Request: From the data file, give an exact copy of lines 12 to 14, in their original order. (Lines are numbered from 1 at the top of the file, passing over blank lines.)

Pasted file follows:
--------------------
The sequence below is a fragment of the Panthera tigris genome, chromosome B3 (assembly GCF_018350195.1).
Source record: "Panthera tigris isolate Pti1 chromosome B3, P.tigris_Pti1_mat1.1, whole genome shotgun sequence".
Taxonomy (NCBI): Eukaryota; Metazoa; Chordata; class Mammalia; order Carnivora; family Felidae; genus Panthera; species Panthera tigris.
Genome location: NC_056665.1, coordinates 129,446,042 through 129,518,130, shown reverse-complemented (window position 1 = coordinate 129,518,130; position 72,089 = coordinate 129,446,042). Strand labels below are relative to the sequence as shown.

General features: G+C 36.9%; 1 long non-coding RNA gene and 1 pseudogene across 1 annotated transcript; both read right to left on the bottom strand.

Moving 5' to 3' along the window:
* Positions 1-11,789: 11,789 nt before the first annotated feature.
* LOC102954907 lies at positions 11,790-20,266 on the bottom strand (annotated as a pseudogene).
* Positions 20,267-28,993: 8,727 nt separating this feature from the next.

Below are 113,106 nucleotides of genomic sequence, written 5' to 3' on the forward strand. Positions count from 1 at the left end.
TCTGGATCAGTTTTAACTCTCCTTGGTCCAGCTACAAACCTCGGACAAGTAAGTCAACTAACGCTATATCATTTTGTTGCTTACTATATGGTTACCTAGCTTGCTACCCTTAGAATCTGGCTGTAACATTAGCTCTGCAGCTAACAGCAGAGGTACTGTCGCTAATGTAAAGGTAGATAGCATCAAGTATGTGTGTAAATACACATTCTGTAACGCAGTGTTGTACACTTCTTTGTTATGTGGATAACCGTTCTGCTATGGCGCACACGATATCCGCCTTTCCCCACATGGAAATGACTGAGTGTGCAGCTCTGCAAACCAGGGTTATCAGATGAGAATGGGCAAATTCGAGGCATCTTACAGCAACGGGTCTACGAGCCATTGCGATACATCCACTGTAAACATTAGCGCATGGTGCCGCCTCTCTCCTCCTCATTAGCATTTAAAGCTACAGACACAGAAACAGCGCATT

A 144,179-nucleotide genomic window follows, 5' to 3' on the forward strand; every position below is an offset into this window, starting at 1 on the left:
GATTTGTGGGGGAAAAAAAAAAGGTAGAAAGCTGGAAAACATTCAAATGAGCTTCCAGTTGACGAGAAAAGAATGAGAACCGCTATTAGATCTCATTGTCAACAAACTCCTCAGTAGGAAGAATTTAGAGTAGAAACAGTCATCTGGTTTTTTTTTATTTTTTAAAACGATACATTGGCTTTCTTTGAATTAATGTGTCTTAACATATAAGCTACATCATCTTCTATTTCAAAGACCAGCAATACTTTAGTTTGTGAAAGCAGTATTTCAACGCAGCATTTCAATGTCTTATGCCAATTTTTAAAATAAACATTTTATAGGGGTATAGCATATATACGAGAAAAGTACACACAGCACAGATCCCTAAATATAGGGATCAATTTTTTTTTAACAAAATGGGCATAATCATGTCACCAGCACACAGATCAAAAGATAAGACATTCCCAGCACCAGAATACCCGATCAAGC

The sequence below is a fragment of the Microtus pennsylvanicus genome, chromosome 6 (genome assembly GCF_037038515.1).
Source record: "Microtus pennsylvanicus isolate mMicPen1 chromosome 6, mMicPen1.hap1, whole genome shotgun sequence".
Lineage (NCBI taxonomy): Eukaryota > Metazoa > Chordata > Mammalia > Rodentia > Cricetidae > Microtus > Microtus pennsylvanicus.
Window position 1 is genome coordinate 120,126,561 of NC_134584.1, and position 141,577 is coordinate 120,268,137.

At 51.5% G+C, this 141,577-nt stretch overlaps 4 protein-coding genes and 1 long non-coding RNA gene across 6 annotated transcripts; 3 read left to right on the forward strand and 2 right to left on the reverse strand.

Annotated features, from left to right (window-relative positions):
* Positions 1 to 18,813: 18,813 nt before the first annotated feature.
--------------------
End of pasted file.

A 144,179-nucleotide genomic window follows, 5' to 3' on the forward strand; every position below is an offset into this window, starting at 1 on the left:
GATTTGTGGGGGAAAAAAAAAAGGTAGAAAGCTGGAAAACATTCAAATGAGCTTCCAGTTGACGAGAAAAGAATGAGAACCGCTATTAGATCTCATTGTCAACAAACTCCTCAGTAGGAAGAATTTAGAGTAGAAACAGTCATCTGGTTTTTTTTTATTTTTTAAAACGATACATTGGCTTTCTTTGAATTAATGTGTCTTAACATATAAGCTACATCATCTTCTATTTCAAAGACCAGCAATACTTTAGTTTGTGAAAGCAGTATTTCAACGCAGCATTTCAATGTCTTATGCCAATTTTTAAAATAAACATTTTATAGGGGTATAGCATATATACGAGAAAAGTACACACAGCACAGATCCCTAAATATAGGGATCAATTTTTTTTTAACAAAATGGGCATAATCATGTCACCAGCACACAGATCAAAAGATAAGACATTCCCAGCACCAGAATACCCGATCAAGC

The sequence below is a fragment of the Microtus pennsylvanicus genome, chromosome 6 (genome assembly GCF_037038515.1).